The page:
Innovation and Inspiration: The Campaign for Kansas University

Using Copyrighted and Library Content

Find out how you can legally and ethically use copyrighted and library content in your academic research, instruction, essays & writings, and creative projects.

Royalty-Free Music Explained


This page will introduce you to how to incorporate music in your videos by using music that is royalty-free. This is the third subpage and third step to using music in videos in a legal and ethical manner.

Royalty-Free Defined

  • Royalty-free: music free of paying royalties
  • Royalties: usage-based payments to a private entity
    • For example, a movie producer may pay a hefty royalty fee to have a well-known pop song in the opening credits of her film. The movie producer would likely have to pay another royalty fee to have the same song in another scene or another film.
Myths and Facts with opposite pointing arrows

Image courtesy of Nevit Dilmen, CC BY-SA

Royalty-Free Myths Debunked

  • Myth: "Royalty-free music is free."
    • Reality: some royalty-free music is free, but most of the time, you have to pay for it.
    • Royalty-free music can be as inexpensive as $1 and as expensive as thousands of dollars or more, depending on the intended purpose of the use.
  • Myth: "Royalty-free is copyright-free."
    • Reality: the copyright remains with the composer/creator. However, when you purchase the music, you are usually purchasing a specific license that allows for a range of uses or for a specific type of use, usually in perpetuity. In contrast, royalties paid for songs are usually a one-time use and only for a specific type of use.
  • Myth: "Creative Commons Licensing (CCL) and royalty-free are the same."
    • Reality: CCL is a type of open licensing for all types of creative content. It is free to download and use in your own work, so long as you follow the terms of the license, which are simple and easy to understand.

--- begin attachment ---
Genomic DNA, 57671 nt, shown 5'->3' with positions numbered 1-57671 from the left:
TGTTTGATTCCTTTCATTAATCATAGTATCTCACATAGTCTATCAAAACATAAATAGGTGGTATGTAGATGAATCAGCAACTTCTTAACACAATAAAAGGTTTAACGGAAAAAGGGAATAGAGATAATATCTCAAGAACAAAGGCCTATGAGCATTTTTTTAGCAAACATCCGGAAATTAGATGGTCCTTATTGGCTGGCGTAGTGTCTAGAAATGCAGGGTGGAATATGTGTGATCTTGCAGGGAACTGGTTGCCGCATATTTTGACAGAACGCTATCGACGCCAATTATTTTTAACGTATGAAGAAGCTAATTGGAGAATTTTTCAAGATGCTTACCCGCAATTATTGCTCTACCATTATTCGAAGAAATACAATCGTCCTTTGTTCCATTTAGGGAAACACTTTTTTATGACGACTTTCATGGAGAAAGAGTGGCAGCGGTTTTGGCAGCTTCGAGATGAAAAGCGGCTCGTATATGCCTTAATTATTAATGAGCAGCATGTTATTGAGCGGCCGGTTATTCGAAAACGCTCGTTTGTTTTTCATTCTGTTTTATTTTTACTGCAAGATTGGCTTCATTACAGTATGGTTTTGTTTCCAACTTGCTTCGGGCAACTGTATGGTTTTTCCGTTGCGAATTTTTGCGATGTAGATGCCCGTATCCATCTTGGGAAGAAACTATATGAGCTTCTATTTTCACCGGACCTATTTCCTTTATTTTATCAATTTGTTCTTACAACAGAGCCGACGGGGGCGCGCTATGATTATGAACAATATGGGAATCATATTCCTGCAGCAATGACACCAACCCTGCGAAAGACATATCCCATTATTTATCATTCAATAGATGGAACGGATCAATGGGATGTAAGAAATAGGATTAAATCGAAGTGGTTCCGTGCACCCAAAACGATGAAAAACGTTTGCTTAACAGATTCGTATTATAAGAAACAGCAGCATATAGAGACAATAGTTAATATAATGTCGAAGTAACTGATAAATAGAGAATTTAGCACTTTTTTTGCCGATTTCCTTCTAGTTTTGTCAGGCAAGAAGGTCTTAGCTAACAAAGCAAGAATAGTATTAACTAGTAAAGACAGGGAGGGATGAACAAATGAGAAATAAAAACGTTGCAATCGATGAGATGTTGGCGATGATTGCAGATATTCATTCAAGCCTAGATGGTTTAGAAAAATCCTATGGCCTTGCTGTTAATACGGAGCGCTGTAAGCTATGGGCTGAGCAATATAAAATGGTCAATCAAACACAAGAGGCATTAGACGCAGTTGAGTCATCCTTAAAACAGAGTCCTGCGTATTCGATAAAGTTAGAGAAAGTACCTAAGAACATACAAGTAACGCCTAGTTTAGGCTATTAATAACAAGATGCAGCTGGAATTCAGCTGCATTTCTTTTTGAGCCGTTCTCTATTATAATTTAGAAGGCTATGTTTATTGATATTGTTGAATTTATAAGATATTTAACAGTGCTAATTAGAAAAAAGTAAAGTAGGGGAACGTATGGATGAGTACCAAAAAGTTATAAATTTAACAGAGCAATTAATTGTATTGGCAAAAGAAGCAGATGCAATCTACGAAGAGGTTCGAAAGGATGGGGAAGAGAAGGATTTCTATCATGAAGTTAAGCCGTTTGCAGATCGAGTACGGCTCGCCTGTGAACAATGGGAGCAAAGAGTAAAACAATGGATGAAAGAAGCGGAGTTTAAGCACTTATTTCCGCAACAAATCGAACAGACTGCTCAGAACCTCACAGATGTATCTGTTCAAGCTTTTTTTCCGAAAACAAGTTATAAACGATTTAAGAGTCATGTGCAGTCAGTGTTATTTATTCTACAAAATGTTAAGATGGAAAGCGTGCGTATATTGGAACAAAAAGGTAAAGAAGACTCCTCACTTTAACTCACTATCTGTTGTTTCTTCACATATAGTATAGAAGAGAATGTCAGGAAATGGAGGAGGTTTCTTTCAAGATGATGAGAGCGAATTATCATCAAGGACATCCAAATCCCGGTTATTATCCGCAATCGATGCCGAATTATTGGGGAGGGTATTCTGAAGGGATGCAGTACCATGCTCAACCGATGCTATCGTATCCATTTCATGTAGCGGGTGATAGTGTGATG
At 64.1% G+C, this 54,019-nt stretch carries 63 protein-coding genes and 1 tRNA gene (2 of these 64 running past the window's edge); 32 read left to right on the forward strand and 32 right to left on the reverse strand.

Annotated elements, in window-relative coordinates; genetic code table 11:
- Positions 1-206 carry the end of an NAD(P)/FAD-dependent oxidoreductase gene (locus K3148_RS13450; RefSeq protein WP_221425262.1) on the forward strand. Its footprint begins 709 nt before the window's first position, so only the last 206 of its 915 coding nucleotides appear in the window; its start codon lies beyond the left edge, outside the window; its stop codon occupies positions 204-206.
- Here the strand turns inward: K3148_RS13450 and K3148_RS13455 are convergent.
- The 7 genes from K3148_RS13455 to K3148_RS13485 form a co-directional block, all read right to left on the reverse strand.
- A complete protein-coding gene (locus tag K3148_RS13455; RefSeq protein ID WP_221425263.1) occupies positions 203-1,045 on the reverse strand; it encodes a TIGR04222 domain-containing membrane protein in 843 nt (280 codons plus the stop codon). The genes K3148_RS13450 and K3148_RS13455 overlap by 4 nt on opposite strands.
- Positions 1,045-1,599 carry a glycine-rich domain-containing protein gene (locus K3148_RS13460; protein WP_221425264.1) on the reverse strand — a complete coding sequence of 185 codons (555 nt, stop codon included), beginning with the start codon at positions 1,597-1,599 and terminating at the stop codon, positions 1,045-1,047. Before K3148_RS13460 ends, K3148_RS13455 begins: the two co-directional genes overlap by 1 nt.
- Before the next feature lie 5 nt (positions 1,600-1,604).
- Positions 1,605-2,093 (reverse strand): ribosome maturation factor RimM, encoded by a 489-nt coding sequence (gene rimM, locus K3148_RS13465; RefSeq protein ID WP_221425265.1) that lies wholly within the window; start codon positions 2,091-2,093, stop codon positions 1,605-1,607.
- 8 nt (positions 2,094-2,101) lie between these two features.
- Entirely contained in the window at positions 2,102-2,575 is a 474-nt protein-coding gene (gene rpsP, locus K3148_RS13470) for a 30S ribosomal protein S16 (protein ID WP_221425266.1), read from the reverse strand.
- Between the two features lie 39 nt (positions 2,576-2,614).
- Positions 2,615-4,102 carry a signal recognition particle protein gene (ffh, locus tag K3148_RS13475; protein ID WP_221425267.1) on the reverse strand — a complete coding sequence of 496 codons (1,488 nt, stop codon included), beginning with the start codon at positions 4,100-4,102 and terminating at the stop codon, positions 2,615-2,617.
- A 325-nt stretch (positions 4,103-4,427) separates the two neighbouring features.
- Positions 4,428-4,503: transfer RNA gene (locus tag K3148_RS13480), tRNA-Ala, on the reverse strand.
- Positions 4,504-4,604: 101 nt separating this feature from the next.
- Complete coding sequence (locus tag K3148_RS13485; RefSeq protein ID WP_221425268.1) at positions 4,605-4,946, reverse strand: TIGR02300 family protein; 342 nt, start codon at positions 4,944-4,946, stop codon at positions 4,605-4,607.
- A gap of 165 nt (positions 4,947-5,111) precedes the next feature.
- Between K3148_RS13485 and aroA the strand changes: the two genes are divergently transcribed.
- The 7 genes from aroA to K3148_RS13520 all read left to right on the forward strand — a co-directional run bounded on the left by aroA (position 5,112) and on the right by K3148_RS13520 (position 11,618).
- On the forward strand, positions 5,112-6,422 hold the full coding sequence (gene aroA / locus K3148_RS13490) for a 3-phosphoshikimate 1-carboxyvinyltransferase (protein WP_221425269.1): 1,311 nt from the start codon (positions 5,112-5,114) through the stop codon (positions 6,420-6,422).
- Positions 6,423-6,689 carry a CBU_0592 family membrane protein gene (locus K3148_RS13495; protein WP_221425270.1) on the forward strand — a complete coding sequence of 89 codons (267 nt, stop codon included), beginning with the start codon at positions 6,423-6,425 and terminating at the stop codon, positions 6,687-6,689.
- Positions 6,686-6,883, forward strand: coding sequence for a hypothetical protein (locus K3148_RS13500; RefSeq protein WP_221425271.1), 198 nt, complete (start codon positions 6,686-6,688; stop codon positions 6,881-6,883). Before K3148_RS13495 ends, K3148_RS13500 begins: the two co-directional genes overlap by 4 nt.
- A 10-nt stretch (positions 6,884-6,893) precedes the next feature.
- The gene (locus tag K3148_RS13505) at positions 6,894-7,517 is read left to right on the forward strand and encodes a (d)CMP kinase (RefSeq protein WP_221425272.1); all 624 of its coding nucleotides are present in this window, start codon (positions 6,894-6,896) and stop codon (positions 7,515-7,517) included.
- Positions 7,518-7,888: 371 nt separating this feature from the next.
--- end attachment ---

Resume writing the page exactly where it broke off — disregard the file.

• Royalty-free music, on the other hand, is generally a specific license attached to individual music or audio files; it is also purchased by individual users and gives the user certain permissions to use the creator's music in their projects. License terms can vary, so be sure to check the terms of the license before making a purchase.
  • Myth: "My purchased music, (e.g., iTunes) is royalty-free, so I can use it in my YouTube video."
    • Reality: Your personal collection of music is not royalty-free, unless you explicitly bought a track that had a royalty-free license attached to it. When you purchase music for your individual/personal use, it does not include permission to use it in videos or other creative projects.

Royalty-Free Music Providers

These royalty-free music providers vary in how they license their content, so be sure to read the terms of use for each individual license or track you purchase.

A note of caution: you may purchase or download royalty-free music, but it is an ambiguous term, especially since an implied license is involved. You may be agreeing to a license that allows for only a specific type of use. Be cautious of language that is extremely specific or restrictive about your use or that has an expiration date.

The resources provided (above) can be trusted, but each license will vary depending on the artist/creator, the track itself, the purpose of your use, and other factors.

If you find music elsewhere, look for red flags that the content is time-licensed or has restrictive terms. If you're unsure, contact the Center for Advancement of Digital Scholarship (CADS) or fill out a copyright consultation form.